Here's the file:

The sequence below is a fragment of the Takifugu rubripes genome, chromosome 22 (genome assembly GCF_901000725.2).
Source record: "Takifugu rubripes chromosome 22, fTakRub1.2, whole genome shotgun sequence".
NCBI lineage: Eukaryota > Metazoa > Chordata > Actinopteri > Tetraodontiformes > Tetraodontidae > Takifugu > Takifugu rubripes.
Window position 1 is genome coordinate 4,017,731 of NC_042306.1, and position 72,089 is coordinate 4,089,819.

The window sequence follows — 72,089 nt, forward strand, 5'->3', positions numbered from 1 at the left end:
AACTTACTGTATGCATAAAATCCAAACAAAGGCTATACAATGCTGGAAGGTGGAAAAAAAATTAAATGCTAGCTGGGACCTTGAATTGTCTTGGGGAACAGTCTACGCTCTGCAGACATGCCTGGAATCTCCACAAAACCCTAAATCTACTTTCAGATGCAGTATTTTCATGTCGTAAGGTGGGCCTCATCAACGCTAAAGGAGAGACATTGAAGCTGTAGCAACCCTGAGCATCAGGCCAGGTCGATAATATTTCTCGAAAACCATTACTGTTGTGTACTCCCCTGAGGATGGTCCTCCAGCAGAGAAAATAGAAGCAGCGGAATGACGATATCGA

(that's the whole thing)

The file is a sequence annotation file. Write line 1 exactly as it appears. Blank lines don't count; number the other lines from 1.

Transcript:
The sequence below is a fragment of the Takifugu rubripes genome, chromosome 22 (genome assembly GCF_901000725.2).